For My Babies

by Nicolya’ Jones

From the day I knew you were on the way, I was afraid for you
Would I be able to care for you? Could I possibly love you enough?
Would I be a good friend to you? Could I show you unconditional love?
I’ve never thought of myself capable of loving you as much as I do.
You are a part of me, a memory and my future all wrapped up into one.
You are a chance at something great and I look forward to your success.

I signed on to leave you when I thought I never could
With the dream of giving you better, of making your life good.
I struggled to become someone I’ve never thought I could be
I learned discipline, warrior skills, and even broke my body
I learned to be strong for you, myself and others
All to be able to give you what I know you deserve.

Today, my sons, my daughter, I am thankful for you being such an amazing part of my life
I pray I gave you memories to love and taught you how to dream big
With honor I say I’m proud to be your mother, your friend, your soldier
For you and my country, my life I will surely give.
Remember me when I’m gone and know that what I did was all for you.
When it’s all said and done, my greatest honor will be to have laid down my life for you.


Nicolya’ Jones is an active duty paralegal specialist who has been in the Army for 6 years. She is the mother of three children. On September 11, 2015, her teenage son Kenyon Givens Jr. was killed on Fort Riley by a friend in what appears to have been an accidental shooting. Nicolya’ has been writing for over 20 years; it is her outlet.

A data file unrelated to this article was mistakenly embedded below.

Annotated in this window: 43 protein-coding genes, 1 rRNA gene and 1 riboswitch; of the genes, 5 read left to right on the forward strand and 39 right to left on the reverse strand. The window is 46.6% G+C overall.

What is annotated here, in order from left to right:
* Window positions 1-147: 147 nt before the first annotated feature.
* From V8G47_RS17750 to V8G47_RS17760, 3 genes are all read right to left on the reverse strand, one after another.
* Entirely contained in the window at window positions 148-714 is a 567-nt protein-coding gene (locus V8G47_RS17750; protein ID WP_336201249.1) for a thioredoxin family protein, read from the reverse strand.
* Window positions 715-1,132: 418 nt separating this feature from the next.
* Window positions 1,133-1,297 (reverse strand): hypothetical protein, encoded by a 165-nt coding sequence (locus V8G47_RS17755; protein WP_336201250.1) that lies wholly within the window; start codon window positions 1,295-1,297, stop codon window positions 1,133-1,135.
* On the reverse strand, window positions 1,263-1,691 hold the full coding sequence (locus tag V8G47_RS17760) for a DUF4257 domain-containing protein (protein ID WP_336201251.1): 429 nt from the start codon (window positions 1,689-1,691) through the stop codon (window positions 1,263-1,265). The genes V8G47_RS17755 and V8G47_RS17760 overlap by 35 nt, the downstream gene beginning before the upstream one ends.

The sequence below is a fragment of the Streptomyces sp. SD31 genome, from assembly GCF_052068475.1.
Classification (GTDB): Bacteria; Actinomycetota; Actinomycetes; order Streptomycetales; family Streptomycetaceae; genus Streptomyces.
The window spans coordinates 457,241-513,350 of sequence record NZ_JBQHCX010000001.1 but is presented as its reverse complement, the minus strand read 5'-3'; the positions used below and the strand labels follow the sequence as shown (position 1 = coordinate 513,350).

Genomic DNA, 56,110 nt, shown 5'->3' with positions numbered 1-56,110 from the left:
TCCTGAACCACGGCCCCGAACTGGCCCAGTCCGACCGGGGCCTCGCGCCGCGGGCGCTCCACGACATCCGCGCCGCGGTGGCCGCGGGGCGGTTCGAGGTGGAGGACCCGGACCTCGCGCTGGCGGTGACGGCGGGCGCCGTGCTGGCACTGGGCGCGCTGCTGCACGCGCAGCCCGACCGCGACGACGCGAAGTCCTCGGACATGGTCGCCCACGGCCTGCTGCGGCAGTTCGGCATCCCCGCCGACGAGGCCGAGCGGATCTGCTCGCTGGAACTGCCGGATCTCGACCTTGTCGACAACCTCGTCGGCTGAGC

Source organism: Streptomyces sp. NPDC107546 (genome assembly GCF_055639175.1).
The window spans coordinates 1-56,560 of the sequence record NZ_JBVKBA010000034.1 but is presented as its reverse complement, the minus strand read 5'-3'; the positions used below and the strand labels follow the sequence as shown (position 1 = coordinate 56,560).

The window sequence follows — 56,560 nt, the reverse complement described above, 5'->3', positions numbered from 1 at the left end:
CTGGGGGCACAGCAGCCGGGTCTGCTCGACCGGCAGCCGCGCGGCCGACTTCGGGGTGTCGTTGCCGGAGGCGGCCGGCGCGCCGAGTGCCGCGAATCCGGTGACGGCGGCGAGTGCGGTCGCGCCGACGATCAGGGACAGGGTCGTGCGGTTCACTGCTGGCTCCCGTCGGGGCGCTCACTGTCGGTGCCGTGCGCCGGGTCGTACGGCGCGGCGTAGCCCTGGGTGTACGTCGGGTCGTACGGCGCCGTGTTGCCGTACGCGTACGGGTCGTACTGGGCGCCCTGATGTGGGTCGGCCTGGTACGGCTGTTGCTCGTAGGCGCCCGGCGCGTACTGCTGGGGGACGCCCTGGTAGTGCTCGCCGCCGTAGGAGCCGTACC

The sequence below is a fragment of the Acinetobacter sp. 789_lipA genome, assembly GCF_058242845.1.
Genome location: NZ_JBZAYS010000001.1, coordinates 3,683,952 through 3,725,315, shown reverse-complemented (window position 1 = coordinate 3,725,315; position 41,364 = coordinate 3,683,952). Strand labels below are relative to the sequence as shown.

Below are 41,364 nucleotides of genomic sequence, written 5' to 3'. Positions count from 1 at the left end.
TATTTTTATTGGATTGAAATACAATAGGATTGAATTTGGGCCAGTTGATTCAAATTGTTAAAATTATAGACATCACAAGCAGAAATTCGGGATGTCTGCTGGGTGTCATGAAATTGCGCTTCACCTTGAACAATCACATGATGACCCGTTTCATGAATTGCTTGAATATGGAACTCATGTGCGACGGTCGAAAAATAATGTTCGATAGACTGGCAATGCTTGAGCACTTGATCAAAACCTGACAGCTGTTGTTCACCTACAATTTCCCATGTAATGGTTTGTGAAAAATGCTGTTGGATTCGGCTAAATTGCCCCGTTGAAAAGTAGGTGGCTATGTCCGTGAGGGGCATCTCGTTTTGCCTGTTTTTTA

Wilted Flower

by Laticia Brown

You were once so beautiful
And full of life.
Now you hang your head down low.
Where did that vivacity go?
You still are beautiful
And have a lot of life left.
So please wilted flower, don’t give up yet.
Wilted flower I hope you believe and know,
That you still have the strength to flourish and grow.

Laticia Brown was born in Riverside, California. She enlisted in the United States Air Force at the age of 18 and was stationed in California, Arizona, Germany, Iraq, and Turkey. After leaving the Air Force, she worked at VA hospitals in Tucson, AZ and Palo Alto, CA. In Palo Alto she endured severe depression, a suicide attempt, and homelessness. These experiences inspire her poetry. She was recently accepted to New York University and will be attending in the Fall.

The Pack

by Liz-Katherine Medina

There she goes
Out again
Sun so bright
Glistening sweat
She wears a scarf around her head
To disguise her bun
A giveaway
She holds her weapon close
Always at the ready
She inhales that dry air
The stench of waste fills her nose
But she does not stir
Standing straight
She carries her own weight
She takes a break
Sits on dirt
Drops her pack
She lets sleep return
That second feels like a minute
That minute feels like an hour
Eyes just closed
A moment of rest
It’s time to go
She grabs her pack
And the walk begins
You see,
That pack, is no ordinary pack
She carries food, clothes, medicine, socks
But she also carries
The tears her husband shed when he saw her go
The priceless hugs from her daughter that did not want to let go
The weight of her parents concern waiting on her return
She carries it high between her shoulder blades
She carries it with pride
For her it is just a small sacrifice
So that the dirt her daughter stands on
Will never be stained with the blood of war
So don’t you judge this woman
this mother
this wife
Don’t you judge this woman with a pack
Don’t you judge the tears she cannot mask
For years after her war is over
She will always carry on her pack.

Liz-Katherine Medina was born in Lima, Peru and immigrated to the United States when she was two years old. She is a Marine Corps veteran who deployed in support of Operation Enduring Freedom, and is currently a drilling reservist with Det-2 Supply. She helps bring awareness to PTSD by using it as her platform in pageant competitions, and in her current position of Miss Capitol Hill she uses fitness and poetry as an outlet for her PTSD. She lives in Woodbridge, VA with her two daughters, ages four and six.